Adopt a cautious stance

Talk about a one-day – or, more accurately a one-afternoon – wonder! The U.S. Federal Reserve Board unexpectedly lowered rates on Jan. 3 and the markets went crazy, with Nasdaq scoring a record one-day gain in percentage terms. By the next morning the gloom had set in again. At the close of trading at week’s end the markets had given back all of the gains and more.

What it all means is that investors are genuinely frightened. Even a dramatic attempt by the Federal Reserve Board to restore calm to the markets is not enough to ease the growing trepidation.

Make no mistake about it. The move by the Federal Reserve Board is an indication that the complex stream of data that pours through Alan Greenspan’s computer every day is telling him that there are very serious problems emerging in the U.S. economy, many of which we are probably not even aware of yet. Greenspan is not a man who takes impulsive action. Every move is carefully thought out. So when he got on the blower right after New Year’s Day to persuade the other Federal Reserve Board governors that an immediate half-point cut was required, you can bet that he had a very strong case.

When investors recoverefrom their initial elation at the news of the cut, they began to realize the same thing. If the Federal Reserve Board is so concerned, surely the economy must be in more trouble than we know. Translation: sell!

In my initial comments on the outlook for 2001, I sounded a cautionary note, with a warning that at least the early months of the year would likely be a difficult time for the stock markets. As a result of the latest developments, I am even more wary and urge you to adopt the same stance. Just as bad news was almost ignored a year ago at this time, now it has a disproportionate impact on the entire market. Look at what happened to the financial sector of the U.S. market on Jan. 5 after rumours (denied) swirled about big losses at Bank of America. Investors are so skittish right now that it would only take one major negative event, such as a large bank seeking bankruptcy protection, to trigger a large-scale sell-off unlike anything we have seen so far.  The situation is that precarious.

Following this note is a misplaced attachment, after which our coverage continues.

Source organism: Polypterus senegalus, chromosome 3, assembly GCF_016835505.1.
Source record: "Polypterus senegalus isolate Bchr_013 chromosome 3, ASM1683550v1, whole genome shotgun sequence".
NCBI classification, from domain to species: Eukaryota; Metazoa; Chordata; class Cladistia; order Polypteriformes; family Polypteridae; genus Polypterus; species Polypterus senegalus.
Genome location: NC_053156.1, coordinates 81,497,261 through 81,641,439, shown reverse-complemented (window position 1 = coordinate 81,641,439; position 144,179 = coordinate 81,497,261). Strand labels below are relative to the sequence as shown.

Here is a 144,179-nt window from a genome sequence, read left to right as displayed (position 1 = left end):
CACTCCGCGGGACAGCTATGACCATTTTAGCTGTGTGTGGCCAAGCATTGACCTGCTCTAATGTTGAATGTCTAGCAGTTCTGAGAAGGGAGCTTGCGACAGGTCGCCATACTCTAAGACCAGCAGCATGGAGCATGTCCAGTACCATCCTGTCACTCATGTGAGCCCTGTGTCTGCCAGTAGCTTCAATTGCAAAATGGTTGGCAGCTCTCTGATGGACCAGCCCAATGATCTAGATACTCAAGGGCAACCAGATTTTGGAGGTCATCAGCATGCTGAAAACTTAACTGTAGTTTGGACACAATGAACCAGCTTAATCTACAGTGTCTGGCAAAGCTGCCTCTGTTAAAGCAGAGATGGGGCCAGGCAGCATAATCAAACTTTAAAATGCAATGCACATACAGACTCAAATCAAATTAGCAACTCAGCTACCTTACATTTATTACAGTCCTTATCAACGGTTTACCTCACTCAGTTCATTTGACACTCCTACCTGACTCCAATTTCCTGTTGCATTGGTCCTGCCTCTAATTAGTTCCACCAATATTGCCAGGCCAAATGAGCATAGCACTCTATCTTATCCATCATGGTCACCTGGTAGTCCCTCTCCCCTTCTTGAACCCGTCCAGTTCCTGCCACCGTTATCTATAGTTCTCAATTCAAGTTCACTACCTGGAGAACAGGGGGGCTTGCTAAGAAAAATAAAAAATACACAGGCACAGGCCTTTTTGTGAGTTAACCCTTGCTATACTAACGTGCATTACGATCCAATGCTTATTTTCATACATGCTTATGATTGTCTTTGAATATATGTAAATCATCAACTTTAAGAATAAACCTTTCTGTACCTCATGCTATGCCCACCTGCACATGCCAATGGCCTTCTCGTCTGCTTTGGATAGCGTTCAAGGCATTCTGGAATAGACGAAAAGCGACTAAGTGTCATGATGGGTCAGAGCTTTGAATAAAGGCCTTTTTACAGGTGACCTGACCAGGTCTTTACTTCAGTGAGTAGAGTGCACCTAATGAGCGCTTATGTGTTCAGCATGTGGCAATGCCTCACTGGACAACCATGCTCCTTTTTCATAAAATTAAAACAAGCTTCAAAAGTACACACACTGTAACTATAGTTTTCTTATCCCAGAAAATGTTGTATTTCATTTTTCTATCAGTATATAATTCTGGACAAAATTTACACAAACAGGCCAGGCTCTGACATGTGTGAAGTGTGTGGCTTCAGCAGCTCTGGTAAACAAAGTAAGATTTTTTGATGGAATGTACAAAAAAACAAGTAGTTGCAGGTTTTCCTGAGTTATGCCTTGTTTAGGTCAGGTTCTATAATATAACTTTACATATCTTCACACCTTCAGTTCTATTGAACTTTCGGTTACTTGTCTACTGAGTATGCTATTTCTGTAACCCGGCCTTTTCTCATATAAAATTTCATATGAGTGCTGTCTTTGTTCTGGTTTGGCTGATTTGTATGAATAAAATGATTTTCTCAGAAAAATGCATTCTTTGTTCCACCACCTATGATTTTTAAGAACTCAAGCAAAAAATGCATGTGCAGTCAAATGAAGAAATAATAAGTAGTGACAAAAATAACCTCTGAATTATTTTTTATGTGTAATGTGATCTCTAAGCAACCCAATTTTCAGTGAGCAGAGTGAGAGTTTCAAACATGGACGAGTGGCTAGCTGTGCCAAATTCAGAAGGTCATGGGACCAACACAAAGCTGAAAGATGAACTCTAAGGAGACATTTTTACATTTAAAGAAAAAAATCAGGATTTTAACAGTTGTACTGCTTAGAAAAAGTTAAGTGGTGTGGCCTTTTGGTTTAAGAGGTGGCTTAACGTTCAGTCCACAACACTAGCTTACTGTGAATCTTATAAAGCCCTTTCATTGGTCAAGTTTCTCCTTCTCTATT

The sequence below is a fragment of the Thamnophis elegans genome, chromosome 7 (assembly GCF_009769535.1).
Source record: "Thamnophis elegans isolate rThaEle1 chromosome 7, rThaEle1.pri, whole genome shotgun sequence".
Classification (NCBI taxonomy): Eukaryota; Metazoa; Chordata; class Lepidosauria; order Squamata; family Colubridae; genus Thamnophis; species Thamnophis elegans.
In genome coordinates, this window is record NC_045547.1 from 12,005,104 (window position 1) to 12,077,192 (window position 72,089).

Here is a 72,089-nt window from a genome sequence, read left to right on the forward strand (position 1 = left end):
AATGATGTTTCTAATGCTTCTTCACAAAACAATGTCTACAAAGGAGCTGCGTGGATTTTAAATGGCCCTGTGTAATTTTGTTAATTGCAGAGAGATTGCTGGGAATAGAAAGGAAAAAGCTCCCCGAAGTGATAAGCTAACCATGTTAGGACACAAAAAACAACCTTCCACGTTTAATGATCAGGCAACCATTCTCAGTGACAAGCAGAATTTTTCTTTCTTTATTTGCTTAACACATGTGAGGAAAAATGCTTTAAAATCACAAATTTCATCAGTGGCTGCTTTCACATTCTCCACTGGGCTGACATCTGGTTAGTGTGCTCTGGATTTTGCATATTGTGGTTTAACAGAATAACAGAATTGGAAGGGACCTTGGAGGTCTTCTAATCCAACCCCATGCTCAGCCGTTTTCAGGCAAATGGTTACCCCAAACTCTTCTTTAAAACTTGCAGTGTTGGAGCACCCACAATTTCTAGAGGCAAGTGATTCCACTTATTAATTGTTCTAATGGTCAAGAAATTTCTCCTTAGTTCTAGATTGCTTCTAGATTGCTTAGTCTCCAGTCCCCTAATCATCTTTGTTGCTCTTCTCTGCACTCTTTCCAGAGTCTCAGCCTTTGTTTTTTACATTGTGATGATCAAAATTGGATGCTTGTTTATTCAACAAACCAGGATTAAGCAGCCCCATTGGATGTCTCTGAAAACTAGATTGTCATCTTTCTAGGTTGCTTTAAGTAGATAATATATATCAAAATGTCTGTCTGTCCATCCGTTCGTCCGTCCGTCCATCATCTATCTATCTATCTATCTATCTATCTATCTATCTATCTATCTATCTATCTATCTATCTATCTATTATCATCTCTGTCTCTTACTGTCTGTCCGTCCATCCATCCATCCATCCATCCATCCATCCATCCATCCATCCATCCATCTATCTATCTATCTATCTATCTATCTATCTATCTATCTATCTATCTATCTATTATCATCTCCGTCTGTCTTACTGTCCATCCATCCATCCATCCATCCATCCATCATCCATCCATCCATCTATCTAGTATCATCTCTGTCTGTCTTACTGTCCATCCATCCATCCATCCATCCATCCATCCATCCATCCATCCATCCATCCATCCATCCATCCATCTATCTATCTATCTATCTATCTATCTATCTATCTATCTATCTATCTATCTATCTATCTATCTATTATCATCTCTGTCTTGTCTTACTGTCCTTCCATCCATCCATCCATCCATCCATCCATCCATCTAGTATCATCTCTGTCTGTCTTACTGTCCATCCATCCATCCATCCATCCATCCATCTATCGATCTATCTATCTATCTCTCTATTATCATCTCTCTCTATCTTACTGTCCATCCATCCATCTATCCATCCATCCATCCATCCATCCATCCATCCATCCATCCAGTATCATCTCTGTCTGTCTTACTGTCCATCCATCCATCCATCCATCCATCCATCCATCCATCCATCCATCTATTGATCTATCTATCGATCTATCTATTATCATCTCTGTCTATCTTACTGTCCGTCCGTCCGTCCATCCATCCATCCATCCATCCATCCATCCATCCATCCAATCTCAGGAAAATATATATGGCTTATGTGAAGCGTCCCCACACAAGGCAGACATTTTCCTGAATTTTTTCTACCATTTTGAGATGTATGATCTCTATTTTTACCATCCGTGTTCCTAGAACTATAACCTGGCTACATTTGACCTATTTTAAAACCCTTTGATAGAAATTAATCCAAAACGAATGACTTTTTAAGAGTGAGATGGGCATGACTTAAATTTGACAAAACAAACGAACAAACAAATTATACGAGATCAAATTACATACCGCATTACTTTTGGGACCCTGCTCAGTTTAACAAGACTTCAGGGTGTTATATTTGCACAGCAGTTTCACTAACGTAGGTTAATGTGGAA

It’s important to understand that this market brinkmanship is largely psychological. The North American economy is still in pretty good shape. Yes, growth is slowing but it hasn’t stalled by any means. The latest unemployment numbers show that job creation is still strong, both in Canada and the U.S., although the American gain was the lowest since August. We had a meltdown in tech stocks in 2000, but the broader markets held up reasonably well. Oil prices are easing, which will not only be good news to consumers but will reduce costs for manufacturers, transportation companies, utilities, and a range of other industries.

Franklin D. Roosevelt is famous for telling the American people at the height of the Depression: “The only thing we have to fear is fear itself.” We need to be reminded of those words again today. The only thing that will drive the stock markets into a broad crash at this point is fear. Unfortunately, the market has gained the ascendancy in the eternal greed/fear struggle that drives investor psychology and the markets. It will require more determined action by the Federal Reserve Board to assuage that fear – some good profit news, and perhaps some luck.

In the meantime, do a close review of your portfolio if you haven’t already and take appropriate action if needed. At this point, I recommend that at least half your assets be held in cash and fixed-income securities. Risk on the equities side should be minimized. The next few months are likely to be turbulent.

This article is adapted from the Internet Wealth Builder, a weekly e-mail newsletter edited and published by Gordon Pape. For information on how to become a member, go to